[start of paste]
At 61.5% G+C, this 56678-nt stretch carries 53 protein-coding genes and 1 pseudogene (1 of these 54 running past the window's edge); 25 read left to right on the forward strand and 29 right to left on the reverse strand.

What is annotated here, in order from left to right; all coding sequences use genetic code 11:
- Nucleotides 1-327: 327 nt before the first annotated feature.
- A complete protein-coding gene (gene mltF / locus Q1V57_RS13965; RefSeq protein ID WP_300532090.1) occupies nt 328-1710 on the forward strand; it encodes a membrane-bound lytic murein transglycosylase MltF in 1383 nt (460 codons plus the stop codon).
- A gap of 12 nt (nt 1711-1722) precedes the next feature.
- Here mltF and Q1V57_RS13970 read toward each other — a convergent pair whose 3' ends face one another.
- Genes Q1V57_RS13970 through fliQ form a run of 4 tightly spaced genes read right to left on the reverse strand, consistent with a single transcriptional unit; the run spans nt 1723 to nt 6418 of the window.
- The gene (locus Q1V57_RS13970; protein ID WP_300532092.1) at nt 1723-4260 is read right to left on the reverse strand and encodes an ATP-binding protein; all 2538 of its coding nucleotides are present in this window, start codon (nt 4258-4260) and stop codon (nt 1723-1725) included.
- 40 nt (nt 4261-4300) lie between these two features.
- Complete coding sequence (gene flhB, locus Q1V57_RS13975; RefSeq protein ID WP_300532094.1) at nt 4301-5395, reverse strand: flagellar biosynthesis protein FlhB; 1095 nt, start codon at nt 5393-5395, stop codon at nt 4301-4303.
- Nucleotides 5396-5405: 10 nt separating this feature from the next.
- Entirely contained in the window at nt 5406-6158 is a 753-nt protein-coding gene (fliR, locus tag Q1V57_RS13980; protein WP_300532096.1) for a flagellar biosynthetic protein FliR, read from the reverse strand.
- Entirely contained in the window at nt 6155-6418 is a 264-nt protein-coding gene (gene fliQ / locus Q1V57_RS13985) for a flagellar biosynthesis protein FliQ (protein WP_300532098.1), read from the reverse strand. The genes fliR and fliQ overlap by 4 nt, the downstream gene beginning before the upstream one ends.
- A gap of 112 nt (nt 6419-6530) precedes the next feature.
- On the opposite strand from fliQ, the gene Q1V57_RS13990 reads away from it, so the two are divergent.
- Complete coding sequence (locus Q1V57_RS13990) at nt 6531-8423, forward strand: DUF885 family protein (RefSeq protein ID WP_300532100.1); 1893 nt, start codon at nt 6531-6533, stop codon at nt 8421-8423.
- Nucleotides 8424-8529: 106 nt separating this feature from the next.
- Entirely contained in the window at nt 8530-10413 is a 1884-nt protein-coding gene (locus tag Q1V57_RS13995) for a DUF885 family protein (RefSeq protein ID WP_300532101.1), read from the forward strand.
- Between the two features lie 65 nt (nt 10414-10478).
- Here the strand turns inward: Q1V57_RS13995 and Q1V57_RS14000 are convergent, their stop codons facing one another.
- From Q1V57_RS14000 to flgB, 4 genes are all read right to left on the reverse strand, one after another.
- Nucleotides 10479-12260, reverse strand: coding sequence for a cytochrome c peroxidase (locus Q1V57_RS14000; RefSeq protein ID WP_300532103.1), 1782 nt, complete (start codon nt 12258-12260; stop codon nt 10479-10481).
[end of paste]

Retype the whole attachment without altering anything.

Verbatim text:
At 61.5% G+C, this 56678-nt stretch carries 53 protein-coding genes and 1 pseudogene (1 of these 54 running past the window's edge); 25 read left to right on the forward strand and 29 right to left on the reverse strand.

What is annotated here, in order from left to right; all coding sequences use genetic code 11:
- Nucleotides 1-327: 327 nt before the first annotated feature.
- A complete protein-coding gene (gene mltF / locus Q1V57_RS13965; RefSeq protein ID WP_300532090.1) occupies nt 328-1710 on the forward strand; it encodes a membrane-bound lytic murein transglycosylase MltF in 1383 nt (460 codons plus the stop codon).
- A gap of 12 nt (nt 1711-1722) precedes the next feature.
- Here mltF and Q1V57_RS13970 read toward each other — a convergent pair whose 3' ends face one another.
- Genes Q1V57_RS13970 through fliQ form a run of 4 tightly spaced genes read right to left on the reverse strand, consistent with a single transcriptional unit; the run spans nt 1723 to nt 6418 of the window.
- The gene (locus Q1V57_RS13970; protein ID WP_300532092.1) at nt 1723-4260 is read right to left on the reverse strand and encodes an ATP-binding protein; all 2538 of its coding nucleotides are present in this window, start codon (nt 4258-4260) and stop codon (nt 1723-1725) included.
- 40 nt (nt 4261-4300) lie between these two features.
- Complete coding sequence (gene flhB, locus Q1V57_RS13975; RefSeq protein ID WP_300532094.1) at nt 4301-5395, reverse strand: flagellar biosynthesis protein FlhB; 1095 nt, start codon at nt 5393-5395, stop codon at nt 4301-4303.
- Nucleotides 5396-5405: 10 nt separating this feature from the next.
- Entirely contained in the window at nt 5406-6158 is a 753-nt protein-coding gene (fliR, locus tag Q1V57_RS13980; protein WP_300532096.1) for a flagellar biosynthetic protein FliR, read from the reverse strand.
- Entirely contained in the window at nt 6155-6418 is a 264-nt protein-coding gene (gene fliQ / locus Q1V57_RS13985) for a flagellar biosynthesis protein FliQ (protein WP_300532098.1), read from the reverse strand. The genes fliR and fliQ overlap by 4 nt, the downstream gene beginning before the upstream one ends.
- A gap of 112 nt (nt 6419-6530) precedes the next feature.
- On the opposite strand from fliQ, the gene Q1V57_RS13990 reads away from it, so the two are divergent.
- Complete coding sequence (locus Q1V57_RS13990) at nt 6531-8423, forward strand: DUF885 family protein (RefSeq protein ID WP_300532100.1); 1893 nt, start codon at nt 6531-6533, stop codon at nt 8421-8423.
- Nucleotides 8424-8529: 106 nt separating this feature from the next.
- Entirely contained in the window at nt 8530-10413 is a 1884-nt protein-coding gene (locus tag Q1V57_RS13995) for a DUF885 family protein (RefSeq protein ID WP_300532101.1), read from the forward strand.
- Between the two features lie 65 nt (nt 10414-10478).
- Here the strand turns inward: Q1V57_RS13995 and Q1V57_RS14000 are convergent, their stop codons facing one another.
- From Q1V57_RS14000 to flgB, 4 genes are all read right to left on the reverse strand, one after another.
- Nucleotides 10479-12260, reverse strand: coding sequence for a cytochrome c peroxidase (locus Q1V57_RS14000; RefSeq protein ID WP_300532103.1), 1782 nt, complete (start codon nt 12258-12260; stop codon nt 10479-10481).